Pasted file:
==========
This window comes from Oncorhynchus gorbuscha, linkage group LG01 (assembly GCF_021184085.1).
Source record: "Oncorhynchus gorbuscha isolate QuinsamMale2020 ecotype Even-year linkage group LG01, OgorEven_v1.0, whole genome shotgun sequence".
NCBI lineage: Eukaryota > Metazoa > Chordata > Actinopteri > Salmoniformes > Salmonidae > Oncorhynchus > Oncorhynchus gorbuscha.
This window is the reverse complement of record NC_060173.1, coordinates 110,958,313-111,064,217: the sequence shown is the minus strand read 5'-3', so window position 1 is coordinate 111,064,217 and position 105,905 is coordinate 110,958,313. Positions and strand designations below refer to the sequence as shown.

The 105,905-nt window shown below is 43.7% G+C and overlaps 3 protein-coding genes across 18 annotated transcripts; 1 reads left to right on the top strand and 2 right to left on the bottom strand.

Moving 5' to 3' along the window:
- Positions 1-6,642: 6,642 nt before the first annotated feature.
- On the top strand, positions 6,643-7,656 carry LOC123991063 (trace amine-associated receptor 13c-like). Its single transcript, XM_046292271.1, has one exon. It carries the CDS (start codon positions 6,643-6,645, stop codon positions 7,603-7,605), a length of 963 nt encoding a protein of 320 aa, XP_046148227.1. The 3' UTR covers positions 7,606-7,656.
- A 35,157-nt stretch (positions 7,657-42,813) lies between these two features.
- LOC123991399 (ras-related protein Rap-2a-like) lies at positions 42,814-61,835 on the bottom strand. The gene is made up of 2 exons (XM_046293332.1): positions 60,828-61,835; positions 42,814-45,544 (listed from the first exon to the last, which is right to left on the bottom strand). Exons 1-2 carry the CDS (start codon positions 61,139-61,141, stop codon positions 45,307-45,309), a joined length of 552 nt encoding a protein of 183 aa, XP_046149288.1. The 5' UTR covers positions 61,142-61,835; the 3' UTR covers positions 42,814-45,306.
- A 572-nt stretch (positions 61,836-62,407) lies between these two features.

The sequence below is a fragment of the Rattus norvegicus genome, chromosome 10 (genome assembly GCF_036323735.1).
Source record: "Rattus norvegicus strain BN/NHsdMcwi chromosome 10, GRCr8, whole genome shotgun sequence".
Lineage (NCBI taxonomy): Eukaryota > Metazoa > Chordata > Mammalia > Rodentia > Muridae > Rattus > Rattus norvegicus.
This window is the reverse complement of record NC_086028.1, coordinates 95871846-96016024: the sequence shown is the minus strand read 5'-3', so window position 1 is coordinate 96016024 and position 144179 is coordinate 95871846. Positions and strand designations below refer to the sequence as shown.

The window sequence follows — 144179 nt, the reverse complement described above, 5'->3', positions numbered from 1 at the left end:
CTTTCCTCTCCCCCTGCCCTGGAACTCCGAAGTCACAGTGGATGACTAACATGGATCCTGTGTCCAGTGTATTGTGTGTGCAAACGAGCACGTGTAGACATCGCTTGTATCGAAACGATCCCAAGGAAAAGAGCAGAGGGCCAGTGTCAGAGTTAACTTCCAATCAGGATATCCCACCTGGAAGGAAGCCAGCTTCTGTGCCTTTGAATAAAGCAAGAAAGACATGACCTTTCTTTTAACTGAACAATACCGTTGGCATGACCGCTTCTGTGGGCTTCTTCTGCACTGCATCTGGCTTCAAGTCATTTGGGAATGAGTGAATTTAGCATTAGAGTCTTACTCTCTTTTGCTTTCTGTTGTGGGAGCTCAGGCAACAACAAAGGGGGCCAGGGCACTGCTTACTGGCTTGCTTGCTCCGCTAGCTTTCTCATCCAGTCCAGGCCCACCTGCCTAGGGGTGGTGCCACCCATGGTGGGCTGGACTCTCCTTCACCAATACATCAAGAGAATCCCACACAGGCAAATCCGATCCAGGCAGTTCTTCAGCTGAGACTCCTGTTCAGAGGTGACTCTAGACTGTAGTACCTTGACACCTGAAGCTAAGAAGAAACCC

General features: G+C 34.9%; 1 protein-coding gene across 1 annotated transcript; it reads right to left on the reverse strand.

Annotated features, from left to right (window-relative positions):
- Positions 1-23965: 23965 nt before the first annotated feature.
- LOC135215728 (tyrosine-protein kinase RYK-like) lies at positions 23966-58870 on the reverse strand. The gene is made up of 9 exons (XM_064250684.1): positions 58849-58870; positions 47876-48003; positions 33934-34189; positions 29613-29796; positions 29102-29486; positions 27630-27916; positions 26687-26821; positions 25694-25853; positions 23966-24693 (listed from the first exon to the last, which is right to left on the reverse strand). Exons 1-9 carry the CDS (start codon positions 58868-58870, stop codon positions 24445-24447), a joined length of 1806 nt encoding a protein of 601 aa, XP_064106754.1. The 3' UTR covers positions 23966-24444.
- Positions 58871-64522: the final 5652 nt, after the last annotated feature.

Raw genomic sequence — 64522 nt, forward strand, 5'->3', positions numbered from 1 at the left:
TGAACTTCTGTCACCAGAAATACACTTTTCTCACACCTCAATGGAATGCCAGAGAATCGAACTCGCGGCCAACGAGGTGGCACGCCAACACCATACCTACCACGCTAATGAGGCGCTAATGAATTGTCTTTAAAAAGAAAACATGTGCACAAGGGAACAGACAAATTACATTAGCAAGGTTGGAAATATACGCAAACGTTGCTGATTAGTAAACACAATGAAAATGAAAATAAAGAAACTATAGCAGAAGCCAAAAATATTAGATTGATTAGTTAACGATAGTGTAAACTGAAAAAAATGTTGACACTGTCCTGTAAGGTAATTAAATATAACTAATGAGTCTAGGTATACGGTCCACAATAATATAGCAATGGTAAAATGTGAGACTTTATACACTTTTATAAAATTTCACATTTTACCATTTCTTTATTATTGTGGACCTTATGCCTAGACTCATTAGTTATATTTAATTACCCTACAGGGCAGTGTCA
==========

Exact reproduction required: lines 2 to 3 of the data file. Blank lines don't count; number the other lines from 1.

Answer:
Source record: "Oncorhynchus gorbuscha isolate QuinsamMale2020 ecotype Even-year linkage group LG01, OgorEven_v1.0, whole genome shotgun sequence".
NCBI lineage: Eukaryota > Metazoa > Chordata > Actinopteri > Salmoniformes > Salmonidae > Oncorhynchus > Oncorhynchus gorbuscha.